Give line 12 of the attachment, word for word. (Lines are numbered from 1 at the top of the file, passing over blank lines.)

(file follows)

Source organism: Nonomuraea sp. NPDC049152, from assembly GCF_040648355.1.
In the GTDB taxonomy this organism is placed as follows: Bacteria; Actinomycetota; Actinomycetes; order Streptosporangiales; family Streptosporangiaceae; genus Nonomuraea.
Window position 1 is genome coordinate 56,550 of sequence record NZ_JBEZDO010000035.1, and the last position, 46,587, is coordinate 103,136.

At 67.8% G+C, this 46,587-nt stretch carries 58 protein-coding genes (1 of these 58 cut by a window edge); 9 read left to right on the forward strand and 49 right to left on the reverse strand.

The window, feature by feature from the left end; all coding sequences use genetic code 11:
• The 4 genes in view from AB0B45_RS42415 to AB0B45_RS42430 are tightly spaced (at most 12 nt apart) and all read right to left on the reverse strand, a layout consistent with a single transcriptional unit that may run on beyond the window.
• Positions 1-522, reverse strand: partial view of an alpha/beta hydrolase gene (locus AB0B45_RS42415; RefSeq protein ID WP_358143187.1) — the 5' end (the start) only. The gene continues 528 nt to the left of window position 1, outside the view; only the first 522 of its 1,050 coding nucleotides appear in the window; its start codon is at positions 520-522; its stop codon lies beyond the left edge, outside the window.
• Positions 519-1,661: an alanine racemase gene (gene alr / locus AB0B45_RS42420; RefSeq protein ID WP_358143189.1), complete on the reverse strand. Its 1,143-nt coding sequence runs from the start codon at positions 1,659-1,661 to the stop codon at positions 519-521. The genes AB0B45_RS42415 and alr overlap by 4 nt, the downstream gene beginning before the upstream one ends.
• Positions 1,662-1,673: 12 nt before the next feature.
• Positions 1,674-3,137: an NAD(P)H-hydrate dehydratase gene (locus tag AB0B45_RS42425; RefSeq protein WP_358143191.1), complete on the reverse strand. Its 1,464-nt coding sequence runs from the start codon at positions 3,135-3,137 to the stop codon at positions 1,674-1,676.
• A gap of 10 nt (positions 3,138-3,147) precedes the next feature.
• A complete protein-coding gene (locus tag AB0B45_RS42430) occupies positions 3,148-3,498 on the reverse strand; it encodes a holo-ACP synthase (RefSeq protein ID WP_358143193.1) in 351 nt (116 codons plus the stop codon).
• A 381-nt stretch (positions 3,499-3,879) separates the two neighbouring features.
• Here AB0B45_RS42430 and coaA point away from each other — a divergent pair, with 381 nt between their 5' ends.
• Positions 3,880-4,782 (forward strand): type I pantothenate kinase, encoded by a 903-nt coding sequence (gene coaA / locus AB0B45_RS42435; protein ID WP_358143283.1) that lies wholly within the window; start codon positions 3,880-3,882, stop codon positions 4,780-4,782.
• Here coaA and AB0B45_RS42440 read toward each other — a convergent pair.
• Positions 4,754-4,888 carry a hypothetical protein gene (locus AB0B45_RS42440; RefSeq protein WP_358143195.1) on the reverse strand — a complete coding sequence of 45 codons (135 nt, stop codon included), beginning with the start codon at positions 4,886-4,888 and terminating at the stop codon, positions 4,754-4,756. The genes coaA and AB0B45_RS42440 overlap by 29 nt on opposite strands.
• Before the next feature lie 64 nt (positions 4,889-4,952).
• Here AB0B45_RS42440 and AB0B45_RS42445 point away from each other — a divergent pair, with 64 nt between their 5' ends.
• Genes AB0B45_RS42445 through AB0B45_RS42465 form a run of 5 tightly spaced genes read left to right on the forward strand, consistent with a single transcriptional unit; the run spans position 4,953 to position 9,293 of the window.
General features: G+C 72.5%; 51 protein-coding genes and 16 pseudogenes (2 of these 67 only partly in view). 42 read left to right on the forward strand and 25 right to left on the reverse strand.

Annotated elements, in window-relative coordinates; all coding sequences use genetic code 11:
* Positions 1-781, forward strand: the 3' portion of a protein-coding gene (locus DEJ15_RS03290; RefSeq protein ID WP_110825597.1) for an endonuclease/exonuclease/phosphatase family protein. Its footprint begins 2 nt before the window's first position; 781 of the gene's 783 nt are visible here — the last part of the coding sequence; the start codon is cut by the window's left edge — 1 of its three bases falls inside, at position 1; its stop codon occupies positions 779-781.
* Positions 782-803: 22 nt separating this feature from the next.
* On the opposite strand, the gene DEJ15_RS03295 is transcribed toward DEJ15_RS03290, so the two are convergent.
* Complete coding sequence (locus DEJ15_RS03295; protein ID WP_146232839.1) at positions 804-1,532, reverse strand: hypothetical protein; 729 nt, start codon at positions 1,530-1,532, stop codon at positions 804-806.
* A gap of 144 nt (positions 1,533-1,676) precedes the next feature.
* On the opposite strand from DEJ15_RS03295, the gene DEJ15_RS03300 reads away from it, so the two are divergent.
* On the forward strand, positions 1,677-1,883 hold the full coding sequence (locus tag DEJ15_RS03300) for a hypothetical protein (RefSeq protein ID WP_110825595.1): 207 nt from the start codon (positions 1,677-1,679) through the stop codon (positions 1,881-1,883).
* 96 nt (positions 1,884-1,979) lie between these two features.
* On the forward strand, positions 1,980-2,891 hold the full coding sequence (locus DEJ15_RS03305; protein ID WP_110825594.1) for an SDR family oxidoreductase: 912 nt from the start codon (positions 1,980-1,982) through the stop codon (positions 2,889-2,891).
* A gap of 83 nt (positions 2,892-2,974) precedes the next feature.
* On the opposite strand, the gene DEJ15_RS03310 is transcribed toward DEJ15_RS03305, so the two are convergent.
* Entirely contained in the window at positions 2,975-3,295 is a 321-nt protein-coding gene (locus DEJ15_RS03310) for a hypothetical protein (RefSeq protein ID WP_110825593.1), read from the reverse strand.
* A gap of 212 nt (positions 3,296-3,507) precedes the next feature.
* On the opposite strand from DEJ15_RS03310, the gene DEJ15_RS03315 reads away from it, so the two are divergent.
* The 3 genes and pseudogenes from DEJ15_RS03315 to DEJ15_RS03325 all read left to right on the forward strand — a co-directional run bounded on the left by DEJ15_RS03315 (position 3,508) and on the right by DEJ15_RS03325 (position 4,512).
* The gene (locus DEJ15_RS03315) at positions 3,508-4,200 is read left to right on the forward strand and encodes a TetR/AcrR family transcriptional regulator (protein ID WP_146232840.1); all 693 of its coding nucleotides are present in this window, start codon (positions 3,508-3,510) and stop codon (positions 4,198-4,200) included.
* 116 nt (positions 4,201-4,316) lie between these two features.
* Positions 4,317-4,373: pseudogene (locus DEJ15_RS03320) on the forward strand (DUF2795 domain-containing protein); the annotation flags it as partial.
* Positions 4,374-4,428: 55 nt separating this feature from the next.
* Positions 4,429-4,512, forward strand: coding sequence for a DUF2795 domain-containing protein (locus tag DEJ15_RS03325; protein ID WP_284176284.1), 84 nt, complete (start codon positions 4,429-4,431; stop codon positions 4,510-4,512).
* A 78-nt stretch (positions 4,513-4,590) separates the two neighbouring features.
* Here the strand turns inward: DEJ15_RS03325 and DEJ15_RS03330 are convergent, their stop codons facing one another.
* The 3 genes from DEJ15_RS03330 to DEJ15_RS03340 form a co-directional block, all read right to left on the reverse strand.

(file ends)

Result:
• A complete protein-coding gene (locus tag AB0B45_RS42430) occupies positions 3,148-3,498 on the reverse strand; it encodes a holo-ACP synthase (RefSeq protein ID WP_358143193.1) in 351 nt (116 codons plus the stop codon).